2) I could not get into the couple at all. For starters, Sebastian (lover boy) was originally with Lucia (who was actually the maid but you know being without your girlfriend for a few months it's easy to confuse her with someone completely different), but apparently never loved her. He was forced into dating her due to family pressure and even though his own little brother Theo was seeing said girlfriend (which he knew about), he couldn't bring that out in the open or make any attempt to contact his "long lost childhood love." If someone had told me this about their significant other, I'd say he/she was just making excuses so they could have an affair with them.

3) The fantastical parts in this book were really lost on me. As I mentioned it seemed like something the author through in there to bring in a wider audience. First of all, Imogen is a thing called an Elemental which apparently means she can control all of the Earth's elements. That's pretty amazing, but what did Imogen get out of that? A surging pain that ran through her body any time she touched the earth making flowers pop out of the ground instantly, water spurting out of her hands like a hose, and being able to do the same thing any person with a match could do. If this was going to be a fantasy book there should have been more details about these powers, and how she learns how to use them, etc. Oh and wait, she can only use these powers when she's at home. Makes sense.

4) At the end of the book it's not clear if Imogen remains the Duchess of Rockford. I have reread the passage over a few times and asked a friend about it and neither of us could come out with a clear answer. Which makes the ending too ambiguous. Maybe this was intentional so the author can continue the story in another book? Who knows. Let me know what you guys think, can you figure it out? Here's the passage:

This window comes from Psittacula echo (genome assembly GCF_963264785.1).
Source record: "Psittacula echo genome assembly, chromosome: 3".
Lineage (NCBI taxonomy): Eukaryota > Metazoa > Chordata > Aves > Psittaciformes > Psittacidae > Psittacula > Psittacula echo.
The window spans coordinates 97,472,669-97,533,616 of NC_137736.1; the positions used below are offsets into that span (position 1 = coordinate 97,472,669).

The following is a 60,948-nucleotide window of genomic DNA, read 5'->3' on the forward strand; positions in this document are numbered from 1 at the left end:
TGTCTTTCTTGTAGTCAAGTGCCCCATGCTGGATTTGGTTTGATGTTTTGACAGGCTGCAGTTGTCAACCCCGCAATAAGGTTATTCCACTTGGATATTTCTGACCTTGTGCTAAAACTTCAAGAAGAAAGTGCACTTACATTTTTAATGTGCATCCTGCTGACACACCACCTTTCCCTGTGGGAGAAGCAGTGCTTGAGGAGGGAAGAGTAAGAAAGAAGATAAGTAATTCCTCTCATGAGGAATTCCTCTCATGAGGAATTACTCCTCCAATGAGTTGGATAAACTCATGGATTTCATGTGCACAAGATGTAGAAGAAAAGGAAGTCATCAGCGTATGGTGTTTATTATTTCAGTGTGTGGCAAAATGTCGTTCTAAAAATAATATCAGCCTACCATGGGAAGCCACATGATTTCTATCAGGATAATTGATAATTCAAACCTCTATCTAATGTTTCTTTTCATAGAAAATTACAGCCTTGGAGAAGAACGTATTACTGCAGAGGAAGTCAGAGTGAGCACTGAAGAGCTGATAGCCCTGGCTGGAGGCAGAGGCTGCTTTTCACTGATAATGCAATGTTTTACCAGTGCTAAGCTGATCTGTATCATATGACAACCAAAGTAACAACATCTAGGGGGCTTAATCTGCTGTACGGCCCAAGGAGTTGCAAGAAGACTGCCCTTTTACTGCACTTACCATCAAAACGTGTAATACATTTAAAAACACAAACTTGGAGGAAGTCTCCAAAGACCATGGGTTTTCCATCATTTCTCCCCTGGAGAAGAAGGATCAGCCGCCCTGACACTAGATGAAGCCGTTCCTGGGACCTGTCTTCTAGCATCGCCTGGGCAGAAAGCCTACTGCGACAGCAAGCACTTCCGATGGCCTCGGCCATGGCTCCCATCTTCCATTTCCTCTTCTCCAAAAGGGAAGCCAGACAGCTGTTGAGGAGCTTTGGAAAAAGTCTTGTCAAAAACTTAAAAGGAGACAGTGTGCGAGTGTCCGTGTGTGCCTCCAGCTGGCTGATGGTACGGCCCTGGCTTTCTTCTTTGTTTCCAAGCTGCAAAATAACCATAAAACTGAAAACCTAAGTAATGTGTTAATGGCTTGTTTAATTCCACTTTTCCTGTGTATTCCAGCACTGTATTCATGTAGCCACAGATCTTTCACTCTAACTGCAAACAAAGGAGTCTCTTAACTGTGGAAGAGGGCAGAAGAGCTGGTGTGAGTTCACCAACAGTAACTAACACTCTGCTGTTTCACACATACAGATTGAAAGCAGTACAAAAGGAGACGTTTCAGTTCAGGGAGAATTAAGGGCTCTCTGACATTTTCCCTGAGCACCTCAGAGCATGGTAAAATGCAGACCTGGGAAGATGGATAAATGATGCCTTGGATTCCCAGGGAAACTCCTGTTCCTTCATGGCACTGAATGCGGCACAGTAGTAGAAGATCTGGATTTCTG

"Despite everything that's happened here, this is where I belong. I wouldn't hesitate to throw away the title, the fortune, or the notoriety--after seeing what the allure of high society did to the Mulgraves, I don't want that anymore. I'm not sure I ever wanted it. But it's the land that I belong to, the very earth that was here long before the Manor was built."

The true heir has returned, so, technically Imogen could have given up the title. But here it seems like she's not giving it up because she wants to live there still? I don't know. 

5) I'm sorry, but the maid did it? Isn't that the old adage of old murder stories. It kind of felt like I was reading the ending to a Scooby Doo episode, I was just missing "if it wasn't for you meddling kids..."

Favorite Quotes/Moments:

1) "Watching him, I can't wishing he weren't so ridiculously good-looking. If only he'd grow a crazy unibrow, or do something to take the edge off my attraction."